High-quality curriculum materials are increasingly available to school districts — but many teachers still face roadblocks in putting them to work in the classroom, including a lack of training on how to go about it.
Those were a few of the top findings in a report released this week by the nonprofit EdReports, which analyzes curriculum materials’ alignment with college and career-ready standards, as well as for product design and usability.
The findings show that the availability of aligned English/language arts materials that meet college- and career-ready standards grew from 42 percent of materials on the market in 2018 to 51 percent last year, including slight growth during the pandemic.
The availability of aligned math materials that meet standards has also grown, from less than a third of materials on the market to 44 percent, in the same time frame.
Yet the pace of professional development does not appear to have kept up. About a third of teachers got five or fewer hours of professional learning to implement curriculum during the 2020-21 school year, the EdReports analysis found. And half of them said the professional learning they did receive either prepared them only “slightly” to roll out the material or did not prepare them at all.
To assess if materials meet standards, or if they’re partially aligned with standards or do not meet them, EdReports uses a complex rubric and educator reviews. The reviews don’t just evaluate if the material covers the right information. They also evaluate if the material covers the right amount of content and at the correct times.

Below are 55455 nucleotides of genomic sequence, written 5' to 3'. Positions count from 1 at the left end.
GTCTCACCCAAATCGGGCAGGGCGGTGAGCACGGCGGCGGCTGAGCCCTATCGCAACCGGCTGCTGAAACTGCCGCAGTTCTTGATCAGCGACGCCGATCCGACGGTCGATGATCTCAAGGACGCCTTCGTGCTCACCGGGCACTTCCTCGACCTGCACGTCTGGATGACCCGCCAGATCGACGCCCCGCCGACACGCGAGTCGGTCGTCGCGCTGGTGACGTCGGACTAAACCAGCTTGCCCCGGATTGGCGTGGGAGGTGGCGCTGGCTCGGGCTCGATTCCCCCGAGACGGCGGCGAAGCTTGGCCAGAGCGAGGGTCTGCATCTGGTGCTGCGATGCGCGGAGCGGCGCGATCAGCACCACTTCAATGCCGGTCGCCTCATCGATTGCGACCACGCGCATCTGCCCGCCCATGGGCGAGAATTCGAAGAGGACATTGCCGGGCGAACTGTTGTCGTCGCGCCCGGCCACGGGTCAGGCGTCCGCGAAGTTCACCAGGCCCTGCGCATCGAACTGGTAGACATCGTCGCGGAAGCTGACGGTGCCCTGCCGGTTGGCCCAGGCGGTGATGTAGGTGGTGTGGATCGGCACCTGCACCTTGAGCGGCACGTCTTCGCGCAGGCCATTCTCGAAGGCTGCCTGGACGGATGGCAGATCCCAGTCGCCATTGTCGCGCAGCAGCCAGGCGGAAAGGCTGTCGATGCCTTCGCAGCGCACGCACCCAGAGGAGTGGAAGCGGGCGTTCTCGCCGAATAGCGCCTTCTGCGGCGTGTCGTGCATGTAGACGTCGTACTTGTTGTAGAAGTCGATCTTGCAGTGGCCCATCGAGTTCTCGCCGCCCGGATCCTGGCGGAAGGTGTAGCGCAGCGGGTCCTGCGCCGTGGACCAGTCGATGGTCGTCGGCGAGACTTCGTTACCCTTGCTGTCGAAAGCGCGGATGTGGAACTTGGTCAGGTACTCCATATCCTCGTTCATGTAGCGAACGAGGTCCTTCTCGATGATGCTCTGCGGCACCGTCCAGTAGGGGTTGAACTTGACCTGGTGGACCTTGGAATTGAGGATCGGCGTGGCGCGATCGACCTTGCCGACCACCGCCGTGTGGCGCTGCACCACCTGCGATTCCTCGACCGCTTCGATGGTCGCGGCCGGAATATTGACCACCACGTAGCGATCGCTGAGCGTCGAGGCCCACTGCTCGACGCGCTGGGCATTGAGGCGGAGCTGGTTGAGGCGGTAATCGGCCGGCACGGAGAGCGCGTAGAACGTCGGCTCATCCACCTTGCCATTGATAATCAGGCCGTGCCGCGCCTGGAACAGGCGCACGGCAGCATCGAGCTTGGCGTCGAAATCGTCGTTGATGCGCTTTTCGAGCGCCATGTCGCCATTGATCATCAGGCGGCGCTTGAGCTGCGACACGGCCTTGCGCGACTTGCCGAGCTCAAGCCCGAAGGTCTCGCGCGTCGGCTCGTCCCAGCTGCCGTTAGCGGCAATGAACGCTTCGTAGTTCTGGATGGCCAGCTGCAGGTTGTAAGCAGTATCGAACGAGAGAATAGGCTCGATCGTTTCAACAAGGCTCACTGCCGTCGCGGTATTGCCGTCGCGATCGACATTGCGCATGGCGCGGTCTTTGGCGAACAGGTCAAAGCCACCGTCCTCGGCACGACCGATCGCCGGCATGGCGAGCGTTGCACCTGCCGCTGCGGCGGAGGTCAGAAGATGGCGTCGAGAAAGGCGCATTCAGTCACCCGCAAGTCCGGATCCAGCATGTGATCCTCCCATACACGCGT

For example, standards-aligned math materials should not just teach fractions at an elementary level, EdReports Executive Director Eric Hirsch said. They also need specifically to introduce the basic concept in 3rd grade to start to build the foundation of learning for more advanced math.
The new study, however, shows that only about 40 percent of teachers are using math standards-aligned materials at least once a week. The percentage is even lower for materials aligned to English/language arts standards, with 26 percent of teachers using them at least once a week.
In addition to EdReports reviews, the study also relies on data from the RAND Corporation American Instructional Resources Survey on curriculum use, teacher perception, and school context.
“[The materials are] there,” said Hirsch. “The question is, why aren’t teachers using them?”
One reason, he said, is that districts face delays in procurement and purchasing that are exacerbated by long adoption cycles that create lengthy processes for choosing new resources and getting them into classrooms.
One example of long adoption cycles can be seen in California, which last approved statewide curriculum resources for math in 2014, noted Hirsch.
The roadblocks to adoption are ones Arun Ramanathan knows well. As the CEO of California-based Pivot Learning, which seeks to help districts select curricula that meet their students’ needs, he said the politicization of the adoption process and bureaucratic hurdles are preventing districts that are flush with federal aid from purchasing new standards-aligned materials.